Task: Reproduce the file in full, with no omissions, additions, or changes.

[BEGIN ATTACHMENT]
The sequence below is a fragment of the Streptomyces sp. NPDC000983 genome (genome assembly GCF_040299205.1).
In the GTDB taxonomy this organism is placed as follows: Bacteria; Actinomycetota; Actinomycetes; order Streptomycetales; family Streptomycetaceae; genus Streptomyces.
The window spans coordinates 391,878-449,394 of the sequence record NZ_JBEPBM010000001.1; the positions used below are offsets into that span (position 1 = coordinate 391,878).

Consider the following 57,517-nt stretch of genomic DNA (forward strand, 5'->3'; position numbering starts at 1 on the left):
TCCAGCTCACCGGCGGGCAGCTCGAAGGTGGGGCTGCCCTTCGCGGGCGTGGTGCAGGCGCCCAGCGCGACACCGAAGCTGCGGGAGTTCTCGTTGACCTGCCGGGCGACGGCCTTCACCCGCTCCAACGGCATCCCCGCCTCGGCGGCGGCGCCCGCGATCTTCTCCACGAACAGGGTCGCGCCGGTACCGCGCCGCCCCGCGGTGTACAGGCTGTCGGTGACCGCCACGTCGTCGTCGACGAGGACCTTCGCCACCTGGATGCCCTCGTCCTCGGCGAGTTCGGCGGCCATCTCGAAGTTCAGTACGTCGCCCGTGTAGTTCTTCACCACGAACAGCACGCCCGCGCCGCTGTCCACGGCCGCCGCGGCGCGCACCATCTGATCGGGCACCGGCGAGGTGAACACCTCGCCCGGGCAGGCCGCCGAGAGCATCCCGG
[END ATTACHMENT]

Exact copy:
The sequence below is a fragment of the Streptomyces sp. NPDC000983 genome (genome assembly GCF_040299205.1).
In the GTDB taxonomy this organism is placed as follows: Bacteria; Actinomycetota; Actinomycetes; order Streptomycetales; family Streptomycetaceae; genus Streptomyces.
The window spans coordinates 391,878-449,394 of the sequence record NZ_JBEPBM010000001.1; the positions used below are offsets into that span (position 1 = coordinate 391,878).

Consider the following 57,517-nt stretch of genomic DNA (forward strand, 5'->3'; position numbering starts at 1 on the left):
TCCAGCTCACCGGCGGGCAGCTCGAAGGTGGGGCTGCCCTTCGCGGGCGTGGTGCAGGCGCCCAGCGCGACACCGAAGCTGCGGGAGTTCTCGTTGACCTGCCGGGCGACGGCCTTCACCCGCTCCAACGGCATCCCCGCCTCGGCGGCGGCGCCCGCGATCTTCTCCACGAACAGGGTCGCGCCGGTACCGCGCCGCCCCGCGGTGTACAGGCTGTCGGTGACCGCCACGTCGTCGTCGACGAGGACCTTCGCCACCTGGATGCCCTCGTCCTCGGCGAGTTCGGCGGCCATCTCGAAGTTCAGTACGTCGCCCGTGTAGTTCTTCACCACGAACAGCACGCCCGCGCCGCTGTCCACGGCCGCCGCGGCGCGCACCATCTGATCGGGCACCGGCGAGGTGAACACCTCGCCCGGGCAGGCCGCCGAGAGCATCCCGG